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‘It's a wonderful time to be a woman in sports’: AU Athletics hosts annual National Girls and Women in Sports Day event

American student-athletes instructed local children in sports clinics

Student-athletes representing all eight American University women’s sports teams led clinics for children on Jan. 20. The clinics took place after an AU women’s basketball game. After getting autographs from the athletes, the kids rotated between stations where they learned skills from women’s soccer, field hockey, cheer & dance, swim & dive, cross country and track and field, lacrosse, volleyball and basketball. 

The annual event drew over 75 children to watch two skilled women’s basketball teams duel to a final score of 59-55. American pulled out the win over Lehigh, but both teams played well and held the young crowd’s attention. Many children had hand-made signs with cheers scrawled in marker. 

While the event aims to educate children and show them everything women can do, the athletes also benefited, some as much as the children.

“I think it's really inspiring and a really good step in the right direction for women in sports,” sophomore soccer player Elle McClary said. “I know growing up, this really wasn't an option for me. So having paved the way for the younger girls is really nice to see.”

By the age of 14, girls drop out of sports at twice the rate of boys, according to a report by the Women's Sports Foundation. The report also shows that a greater percentage of boys play multiple sports, while 44 percent of girls surveyed only play one sport.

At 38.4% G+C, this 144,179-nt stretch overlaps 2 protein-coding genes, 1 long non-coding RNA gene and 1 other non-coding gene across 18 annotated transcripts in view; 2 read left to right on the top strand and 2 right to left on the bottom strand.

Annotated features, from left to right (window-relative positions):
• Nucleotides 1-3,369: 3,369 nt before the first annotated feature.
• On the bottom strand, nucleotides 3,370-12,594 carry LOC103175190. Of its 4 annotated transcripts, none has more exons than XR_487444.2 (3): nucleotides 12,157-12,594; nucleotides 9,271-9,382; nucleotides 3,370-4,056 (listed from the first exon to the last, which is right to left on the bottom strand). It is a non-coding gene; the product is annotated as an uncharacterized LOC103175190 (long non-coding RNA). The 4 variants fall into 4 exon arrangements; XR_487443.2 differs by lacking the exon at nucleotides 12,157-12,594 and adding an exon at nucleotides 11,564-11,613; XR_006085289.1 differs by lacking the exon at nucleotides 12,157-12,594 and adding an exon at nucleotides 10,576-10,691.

“This variety is really inspiring,” junior cheerleader Dana Kriebel said. “If this was five years ago, [cheer and dance] probably wouldn't be here. Cheer and dance has made leaps and bounds, to be a part of sports, and kind of being included on the same level — where honestly, I think we deserve to be — is really, really exciting.”

The event is part of an effort from AU Athletics to build relationships between student-athletes and their neighbors. Many student-athletes, including McClary, work outside the school as private coaches and babysitters. 

“I think it's very important for us to create an atmosphere where the athletes are involved in our community outside of sports, and so that's one of the things that we were working hard to do,” Associate Athletic Director of Diversity, Equity, Inclusion and Belonging Patty Medina said. 

Women’s sports have grown exponentially recently. The Pro Volleyball Federation just launched and is already setting records. The Professional Women’s Hockey League started in January and keeps setting and breaking its own attendance records. Women’s college basketball has reached a new level and captivates fans every night on TV and in person, all across the country. And while women’s sports are flourishing right now, consistent support is essential.

“My motto right now is ‘it's a wonderful time to be a woman in sports,’” Medina said. “It's super important for us to host events like this. And so it's important to continue this tradition and celebrate women in sports not just one day but throughout the entire year.”

This article was edited by Delaney Hoke and Abigail Pritchard. Copy editing done by Luna Jinks, Isabelle Kravis and Ariana Kavoossi. 

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